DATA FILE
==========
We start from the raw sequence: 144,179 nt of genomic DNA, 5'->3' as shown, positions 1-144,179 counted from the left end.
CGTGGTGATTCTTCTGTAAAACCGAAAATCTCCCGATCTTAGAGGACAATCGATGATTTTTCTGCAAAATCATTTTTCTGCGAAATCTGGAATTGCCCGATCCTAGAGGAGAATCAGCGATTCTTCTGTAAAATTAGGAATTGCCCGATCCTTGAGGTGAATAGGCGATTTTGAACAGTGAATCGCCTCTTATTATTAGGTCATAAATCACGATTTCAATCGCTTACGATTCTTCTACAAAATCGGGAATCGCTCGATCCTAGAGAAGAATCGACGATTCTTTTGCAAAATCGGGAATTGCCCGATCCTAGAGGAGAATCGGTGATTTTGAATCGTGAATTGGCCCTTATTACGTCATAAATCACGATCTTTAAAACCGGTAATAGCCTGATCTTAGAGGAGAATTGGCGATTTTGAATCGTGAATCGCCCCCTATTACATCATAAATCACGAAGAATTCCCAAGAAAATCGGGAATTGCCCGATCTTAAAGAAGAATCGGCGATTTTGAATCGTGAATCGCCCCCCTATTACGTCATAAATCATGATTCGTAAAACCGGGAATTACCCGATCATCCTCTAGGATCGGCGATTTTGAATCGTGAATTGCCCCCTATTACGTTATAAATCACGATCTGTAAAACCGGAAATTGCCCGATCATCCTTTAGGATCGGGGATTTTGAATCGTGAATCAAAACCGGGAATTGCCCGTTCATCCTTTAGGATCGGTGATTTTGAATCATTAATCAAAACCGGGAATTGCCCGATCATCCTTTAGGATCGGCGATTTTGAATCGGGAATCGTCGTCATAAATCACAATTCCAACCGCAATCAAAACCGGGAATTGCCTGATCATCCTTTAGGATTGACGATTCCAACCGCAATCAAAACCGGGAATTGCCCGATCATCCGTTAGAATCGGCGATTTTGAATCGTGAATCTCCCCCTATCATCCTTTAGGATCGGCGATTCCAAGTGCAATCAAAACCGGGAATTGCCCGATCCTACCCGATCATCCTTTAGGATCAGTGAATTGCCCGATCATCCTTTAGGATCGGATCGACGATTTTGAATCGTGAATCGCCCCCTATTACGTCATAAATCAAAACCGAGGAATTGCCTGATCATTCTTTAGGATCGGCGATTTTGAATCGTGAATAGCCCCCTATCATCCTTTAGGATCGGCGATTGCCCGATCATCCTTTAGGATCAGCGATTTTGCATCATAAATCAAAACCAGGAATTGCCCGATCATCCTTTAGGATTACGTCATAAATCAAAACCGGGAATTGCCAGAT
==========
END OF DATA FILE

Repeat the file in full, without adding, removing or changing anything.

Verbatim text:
We start from the raw sequence: 144,179 nt of genomic DNA, 5'->3' as shown, positions 1-144,179 counted from the left end.
CGTGGTGATTCTTCTGTAAAACCGAAAATCTCCCGATCTTAGAGGACAATCGATGATTTTTCTGCAAAATCATTTTTCTGCGAAATCTGGAATTGCCCGATCCTAGAGGAGAATCAGCGATTCTTCTGTAAAATTAGGAATTGCCCGATCCTTGAGGTGAATAGGCGATTTTGAACAGTGAATCGCCTCTTATTATTAGGTCATAAATCACGATTTCAATCGCTTACGATTCTTCTACAAAATCGGGAATCGCTCGATCCTAGAGAAGAATCGACGATTCTTTTGCAAAATCGGGAATTGCCCGATCCTAGAGGAGAATCGGTGATTTTGAATCGTGAATTGGCCCTTATTACGTCATAAATCACGATCTTTAAAACCGGTAATAGCCTGATCTTAGAGGAGAATTGGCGATTTTGAATCGTGAATCGCCCCCTATTACATCATAAATCACGAAGAATTCCCAAGAAAATCGGGAATTGCCCGATCTTAAAGAAGAATCGGCGATTTTGAATCGTGAATCGCCCCCCTATTACGTCATAAATCATGATTCGTAAAACCGGGAATTACCCGATCATCCTCTAGGATCGGCGATTTTGAATCGTGAATTGCCCCCTATTACGTTATAAATCACGATCTGTAAAACCGGAAATTGCCCGATCATCCTTTAGGATCGGGGATTTTGAATCGTGAATCAAAACCGGGAATTGCCCGTTCATCCTTTAGGATCGGTGATTTTGAATCATTAATCAAAACCGGGAATTGCCCGATCATCCTTTAGGATCGGCGATTTTGAATCGGGAATCGTCGTCATAAATCACAATTCCAACCGCAATCAAAACCGGGAATTGCCTGATCATCCTTTAGGATTGACGATTCCAACCGCAATCAAAACCGGGAATTGCCCGATCATCCGTTAGAATCGGCGATTTTGAATCGTGAATCTCCCCCTATCATCCTTTAGGATCGGCGATTCCAAGTGCAATCAAAACCGGGAATTGCCCGATCCTACCCGATCATCCTTTAGGATCAGTGAATTGCCCGATCATCCTTTAGGATCGGATCGACGATTTTGAATCGTGAATCGCCCCCTATTACGTCATAAATCAAAACCGAGGAATTGCCTGATCATTCTTTAGGATCGGCGATTTTGAATCGTGAATAGCCCCCTATCATCCTTTAGGATCGGCGATTGCCCGATCATCCTTTAGGATCAGCGATTTTGCATCATAAATCAAAACCAGGAATTGCCCGATCATCCTTTAGGATTACGTCATAAATCAAAACCGGGAATTGCCAGAT